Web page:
Amherst Wire

Massachusetts voters turn down charter school expansion

Tommy+Calautti+%28left%29+interviews+Summer+Kaeppel+about+Question+2+at+the+Political+Science+Election+Night+Watch+Party+on+Tuesday%2C+Nov.+8%2C+2016.+%28Morgan+Hughes%2FAmherst+Wire%29
Tommy Calautti (left) interviews Summer Kaeppel about Question 2 at the Political Science Election Night Watch Party on Tuesday, Nov. 8, 2016. (Morgan Hughes/Amherst Wire)

Tommy Calautti (left) interviews Summer Kaeppel about Question 2 at the Political Science Election Night Watch Party on Tuesday, Nov. 8, 2016. (Morgan Hughes/Amherst Wire)

Tommy Calautti (left) interviews Summer Kaeppel about Question 2 at the Political Science Election Night Watch Party on Tuesday, Nov. 8, 2016. (Morgan Hughes/Amherst Wire)

Summer Kaeppel, Writer

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AMHERST — Massachusetts voted against a ballot referendum to lift the cap on charter schools Tuesday.

More than 62 percent of voters voted no on Question 2, and less than 38 percent voted in favor of an increase in charter schools. Over 11,000 Amherst voters showed up to the polls and voted against the referendum.

Currently, there are 78 charter schools in Massachusetts. Question 2 proposed raising the cap on charter schools to allow 12 more schools or enrollment expansions for existing charter schools, every year.

The rejection of Question 2 means that the current limit on charter schools will remain. The vote comes as a victory for public school advocates and those who feared additional charter schools would drain funds from traditional public schools.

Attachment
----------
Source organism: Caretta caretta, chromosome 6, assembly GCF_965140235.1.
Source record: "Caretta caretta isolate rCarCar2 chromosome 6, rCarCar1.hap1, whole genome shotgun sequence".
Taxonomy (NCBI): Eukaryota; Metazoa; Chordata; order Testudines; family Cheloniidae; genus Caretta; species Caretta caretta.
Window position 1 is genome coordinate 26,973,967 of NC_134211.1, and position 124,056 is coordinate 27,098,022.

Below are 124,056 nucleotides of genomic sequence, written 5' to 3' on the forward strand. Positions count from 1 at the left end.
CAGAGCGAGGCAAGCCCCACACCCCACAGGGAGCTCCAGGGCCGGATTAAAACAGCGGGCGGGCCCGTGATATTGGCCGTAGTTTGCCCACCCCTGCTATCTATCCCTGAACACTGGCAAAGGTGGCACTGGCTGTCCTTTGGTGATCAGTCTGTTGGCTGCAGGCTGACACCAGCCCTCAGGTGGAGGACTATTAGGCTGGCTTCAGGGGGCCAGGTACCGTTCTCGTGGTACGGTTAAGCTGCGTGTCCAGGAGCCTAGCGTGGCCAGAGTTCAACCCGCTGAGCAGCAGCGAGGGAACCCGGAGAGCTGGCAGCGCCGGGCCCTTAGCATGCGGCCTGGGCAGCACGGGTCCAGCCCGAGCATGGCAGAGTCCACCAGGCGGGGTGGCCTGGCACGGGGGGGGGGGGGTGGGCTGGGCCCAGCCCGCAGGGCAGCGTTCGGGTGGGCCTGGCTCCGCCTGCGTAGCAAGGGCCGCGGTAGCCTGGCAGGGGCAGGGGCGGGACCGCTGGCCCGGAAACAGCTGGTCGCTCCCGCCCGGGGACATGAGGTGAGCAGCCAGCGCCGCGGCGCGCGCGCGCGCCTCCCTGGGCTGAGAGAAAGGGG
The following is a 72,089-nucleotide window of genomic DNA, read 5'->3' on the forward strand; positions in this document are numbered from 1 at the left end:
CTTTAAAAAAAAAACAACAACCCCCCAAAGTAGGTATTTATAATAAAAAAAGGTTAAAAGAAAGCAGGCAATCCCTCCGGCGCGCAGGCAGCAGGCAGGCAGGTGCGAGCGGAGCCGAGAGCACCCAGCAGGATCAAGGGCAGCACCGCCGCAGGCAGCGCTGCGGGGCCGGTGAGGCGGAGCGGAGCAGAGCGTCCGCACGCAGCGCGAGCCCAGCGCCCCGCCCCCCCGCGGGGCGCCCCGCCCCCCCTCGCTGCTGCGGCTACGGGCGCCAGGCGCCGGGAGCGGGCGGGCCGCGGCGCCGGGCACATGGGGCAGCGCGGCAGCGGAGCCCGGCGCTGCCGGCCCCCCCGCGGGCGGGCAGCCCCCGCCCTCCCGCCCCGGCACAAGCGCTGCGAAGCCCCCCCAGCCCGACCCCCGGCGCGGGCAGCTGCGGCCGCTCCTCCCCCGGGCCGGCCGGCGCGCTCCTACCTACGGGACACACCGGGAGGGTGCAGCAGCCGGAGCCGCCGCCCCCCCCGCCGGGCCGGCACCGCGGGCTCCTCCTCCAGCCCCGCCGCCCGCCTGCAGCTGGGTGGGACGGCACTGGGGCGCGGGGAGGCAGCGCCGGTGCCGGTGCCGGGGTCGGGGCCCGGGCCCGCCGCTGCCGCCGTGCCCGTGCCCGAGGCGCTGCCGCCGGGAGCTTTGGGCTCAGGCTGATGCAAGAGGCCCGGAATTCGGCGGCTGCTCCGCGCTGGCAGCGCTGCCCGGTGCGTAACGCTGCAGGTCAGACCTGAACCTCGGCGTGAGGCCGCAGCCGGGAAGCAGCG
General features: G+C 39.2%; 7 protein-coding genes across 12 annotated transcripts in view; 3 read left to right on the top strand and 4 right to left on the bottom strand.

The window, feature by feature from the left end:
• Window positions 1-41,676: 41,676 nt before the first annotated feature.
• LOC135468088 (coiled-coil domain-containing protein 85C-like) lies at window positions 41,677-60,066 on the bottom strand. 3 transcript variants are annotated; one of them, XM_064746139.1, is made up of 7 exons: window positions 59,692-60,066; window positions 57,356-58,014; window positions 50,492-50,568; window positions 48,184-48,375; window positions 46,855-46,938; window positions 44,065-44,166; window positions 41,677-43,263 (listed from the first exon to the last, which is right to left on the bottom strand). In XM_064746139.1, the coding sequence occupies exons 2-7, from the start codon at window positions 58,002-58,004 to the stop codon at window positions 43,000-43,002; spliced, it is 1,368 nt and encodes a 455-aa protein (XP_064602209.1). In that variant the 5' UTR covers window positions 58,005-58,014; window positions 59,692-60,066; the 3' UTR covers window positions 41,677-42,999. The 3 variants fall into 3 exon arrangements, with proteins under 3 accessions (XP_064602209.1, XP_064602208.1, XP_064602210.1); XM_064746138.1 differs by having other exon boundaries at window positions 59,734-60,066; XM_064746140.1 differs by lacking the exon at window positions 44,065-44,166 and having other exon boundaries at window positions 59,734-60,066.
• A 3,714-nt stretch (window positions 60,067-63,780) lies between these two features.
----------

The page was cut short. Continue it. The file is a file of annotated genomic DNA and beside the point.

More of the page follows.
“We’re claiming victory,” said Steve Crawford, a spokesman for Save Our Public Schools, one of the main opposition groups in the Question 2 campaign.

Lanie Meyers is a freshman public relations major at the University of Massachusetts Amherst. After the results of the referendum were released, Meyers felt nothing but relief.

“I’m so happy to hear that it won’t go through. I definitely think there needs to be changes in education, but Question 2 is not the answer. For now, though, it’s good that no further money is being taken from public schools the way that Question 2 would have if it passed,” Meyers said.

Charter schools provide an alternative to families who desire another option besides traditional public schools. This is especially true in low-income areas where public schools may underperform.

Governor Charlie Baker has been an outspoken proponent of charter schools, but said he remains positive.

“While Question 2 was not successful, the importance of that goal is unchanged,” he said, according to WGBH. “I am proud that our administration has made historic investments in our public schools, expanded support for vocational schools and proposed new solutions to make college more affordable.”

While over 60 percent of the state voted against the expansion of charter schools, some were unhappy with the results. Nick Kioussis, a junior legal studies major and former charter school student, feels that voters were ill-informed about the topic.

“I’m disappointed because from who I have talked to, the people who voted no only did so because they saw more signs of it. They were less educated on the topic,” Kioussis said.

According to the Boston Globe, the “Yes on 2” campaign spent millions of dollars on advertisements, though they fell short of victory Tuesday. Opponents of Question 2 also spent millions of dollars on campaigning, awareness and lawn signs.

Editor’s note: Amherst Wire writer Summer Kaeppel was interviewed about Question 2 during Amherst Wire’s first-ever Facebook Live broadcast Tuesday. You can find that coverage here.

Email Summer at [email protected]

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Massachusetts voters turn down charter school expansion